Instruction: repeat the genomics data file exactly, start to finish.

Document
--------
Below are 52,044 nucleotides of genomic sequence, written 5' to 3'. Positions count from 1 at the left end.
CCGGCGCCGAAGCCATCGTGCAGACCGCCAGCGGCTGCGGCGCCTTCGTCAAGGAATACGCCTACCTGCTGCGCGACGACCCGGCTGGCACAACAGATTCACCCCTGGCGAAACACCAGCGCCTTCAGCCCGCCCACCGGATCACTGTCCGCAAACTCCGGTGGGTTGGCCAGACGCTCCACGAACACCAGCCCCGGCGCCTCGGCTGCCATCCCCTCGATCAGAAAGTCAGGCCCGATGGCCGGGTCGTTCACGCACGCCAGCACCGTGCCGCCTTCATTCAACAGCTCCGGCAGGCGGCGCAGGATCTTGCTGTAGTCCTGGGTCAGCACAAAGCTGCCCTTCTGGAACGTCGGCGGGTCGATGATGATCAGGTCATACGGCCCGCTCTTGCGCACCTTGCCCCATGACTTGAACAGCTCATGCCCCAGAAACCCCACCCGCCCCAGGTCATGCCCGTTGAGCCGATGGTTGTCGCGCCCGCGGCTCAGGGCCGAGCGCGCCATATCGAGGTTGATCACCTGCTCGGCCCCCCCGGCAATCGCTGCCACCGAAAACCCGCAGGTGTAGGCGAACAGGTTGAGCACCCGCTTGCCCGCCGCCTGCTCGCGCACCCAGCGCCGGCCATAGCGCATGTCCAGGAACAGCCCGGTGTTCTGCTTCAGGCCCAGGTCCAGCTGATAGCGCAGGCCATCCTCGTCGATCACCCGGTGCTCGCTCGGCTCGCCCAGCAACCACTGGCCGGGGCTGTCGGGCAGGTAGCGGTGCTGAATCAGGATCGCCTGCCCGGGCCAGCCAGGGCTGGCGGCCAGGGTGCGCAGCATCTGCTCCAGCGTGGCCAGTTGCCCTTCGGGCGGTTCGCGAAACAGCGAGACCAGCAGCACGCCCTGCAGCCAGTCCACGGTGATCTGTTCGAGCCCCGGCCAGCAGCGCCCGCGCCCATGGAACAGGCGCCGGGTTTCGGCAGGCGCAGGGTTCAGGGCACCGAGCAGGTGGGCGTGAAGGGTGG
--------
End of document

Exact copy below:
Below are 52,044 nucleotides of genomic sequence, written 5' to 3'. Positions count from 1 at the left end.
CCGGCGCCGAAGCCATCGTGCAGACCGCCAGCGGCTGCGGCGCCTTCGTCAAGGAATACGCCTACCTGCTGCGCGACGACCCGGCTGGCACAACAGATTCACCCCTGGCGAAACACCAGCGCCTTCAGCCCGCCCACCGGATCACTGTCCGCAAACTCCGGTGGGTTGGCCAGACGCTCCACGAACACCAGCCCCGGCGCCTCGGCTGCCATCCCCTCGATCAGAAAGTCAGGCCCGATGGCCGGGTCGTTCACGCACGCCAGCACCGTGCCGCCTTCATTCAACAGCTCCGGCAGGCGGCGCAGGATCTTGCTGTAGTCCTGGGTCAGCACAAAGCTGCCCTTCTGGAACGTCGGCGGGTCGATGATGATCAGGTCATACGGCCCGCTCTTGCGCACCTTGCCCCATGACTTGAACAGCTCATGCCCCAGAAACCCCACCCGCCCCAGGTCATGCCCGTTGAGCCGATGGTTGTCGCGCCCGCGGCTCAGGGCCGAGCGCGCCATATCGAGGTTGATCACCTGCTCGGCCCCCCCGGCAATCGCTGCCACCGAAAACCCGCAGGTGTAGGCGAACAGGTTGAGCACCCGCTTGCCCGCCGCCTGCTCGCGCACCCAGCGCCGGCCATAGCGCATGTCCAGGAACAGCCCGGTGTTCTGCTTCAGGCCCAGGTCCAGCTGATAGCGCAGGCCATCCTCGTCGATCACCCGGTGCTCGCTCGGCTCGCCCAGCAACCACTGGCCGGGGCTGTCGGGCAGGTAGCGGTGCTGAATCAGGATCGCCTGCCCGGGCCAGCCAGGGCTGGCGGCCAGGGTGCGCAGCATCTGCTCCAGCGTGGCCAGTTGCCCTTCGGGCGGTTCGCGAAACAGCGAGACCAGCAGCACGCCCTGCAGCCAGTCCACGGTGATCTGTTCGAGCCCCGGCCAGCAGCGCCCGCGCCCATGGAACAGGCGCCGGGTTTCGGCAGGCGCAGGGTTCAGGGCACCGAGCAGGTGGGCGTGAAGGGTGG